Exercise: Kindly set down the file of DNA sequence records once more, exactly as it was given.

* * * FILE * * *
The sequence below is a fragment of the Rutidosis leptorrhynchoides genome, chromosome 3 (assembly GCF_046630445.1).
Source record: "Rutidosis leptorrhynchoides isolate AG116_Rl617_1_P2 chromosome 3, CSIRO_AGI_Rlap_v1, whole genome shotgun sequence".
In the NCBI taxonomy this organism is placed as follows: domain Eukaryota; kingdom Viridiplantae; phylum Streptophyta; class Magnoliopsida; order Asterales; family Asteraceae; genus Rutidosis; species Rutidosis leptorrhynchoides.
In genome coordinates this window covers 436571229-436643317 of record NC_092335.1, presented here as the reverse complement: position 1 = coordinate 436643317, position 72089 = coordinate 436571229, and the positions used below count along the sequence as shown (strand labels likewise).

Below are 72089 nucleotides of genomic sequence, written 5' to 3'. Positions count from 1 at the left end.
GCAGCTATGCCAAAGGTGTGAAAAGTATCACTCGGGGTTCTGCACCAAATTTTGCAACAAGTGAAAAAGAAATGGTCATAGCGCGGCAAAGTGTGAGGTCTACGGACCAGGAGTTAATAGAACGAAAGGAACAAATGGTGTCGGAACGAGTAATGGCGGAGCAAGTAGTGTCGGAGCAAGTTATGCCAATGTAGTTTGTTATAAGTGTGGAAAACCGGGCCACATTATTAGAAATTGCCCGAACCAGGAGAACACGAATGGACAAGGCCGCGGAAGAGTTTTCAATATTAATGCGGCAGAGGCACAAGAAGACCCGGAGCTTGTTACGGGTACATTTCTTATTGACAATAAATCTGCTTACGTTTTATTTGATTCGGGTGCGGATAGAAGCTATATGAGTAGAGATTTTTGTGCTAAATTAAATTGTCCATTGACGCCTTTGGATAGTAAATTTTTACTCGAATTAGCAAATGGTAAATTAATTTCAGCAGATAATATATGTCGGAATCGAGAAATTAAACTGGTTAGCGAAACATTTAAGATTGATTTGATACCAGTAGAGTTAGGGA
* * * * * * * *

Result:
The sequence below is a fragment of the Rutidosis leptorrhynchoides genome, chromosome 3 (assembly GCF_046630445.1).
Source record: "Rutidosis leptorrhynchoides isolate AG116_Rl617_1_P2 chromosome 3, CSIRO_AGI_Rlap_v1, whole genome shotgun sequence".
In the NCBI taxonomy this organism is placed as follows: domain Eukaryota; kingdom Viridiplantae; phylum Streptophyta; class Magnoliopsida; order Asterales; family Asteraceae; genus Rutidosis; species Rutidosis leptorrhynchoides.
In genome coordinates this window covers 436571229-436643317 of record NC_092335.1, presented here as the reverse complement: position 1 = coordinate 436643317, position 72089 = coordinate 436571229, and the positions used below count along the sequence as shown (strand labels likewise).

Below are 72089 nucleotides of genomic sequence, written 5' to 3'. Positions count from 1 at the left end.
GCAGCTATGCCAAAGGTGTGAAAAGTATCACTCGGGGTTCTGCACCAAATTTTGCAACAAGTGAAAAAGAAATGGTCATAGCGCGGCAAAGTGTGAGGTCTACGGACCAGGAGTTAATAGAACGAAAGGAACAAATGGTGTCGGAACGAGTAATGGCGGAGCAAGTAGTGTCGGAGCAAGTTATGCCAATGTAGTTTGTTATAAGTGTGGAAAACCGGGCCACATTATTAGAAATTGCCCGAACCAGGAGAACACGAATGGACAAGGCCGCGGAAGAGTTTTCAATATTAATGCGGCAGAGGCACAAGAAGACCCGGAGCTTGTTACGGGTACATTTCTTATTGACAATAAATCTGCTTACGTTTTATTTGATTCGGGTGCGGATAGAAGCTATATGAGTAGAGATTTTTGTGCTAAATTAAATTGTCCATTGACGCCTTTGGATAGTAAATTTTTACTCGAATTAGCAAATGGTAAATTAATTTCAGCAGATAATATATGTCGGAATCGAGAAATTAAACTGGTTAGCGAAACATTTAAGATTGATTTGATACCAGTAGAGTTAGGGA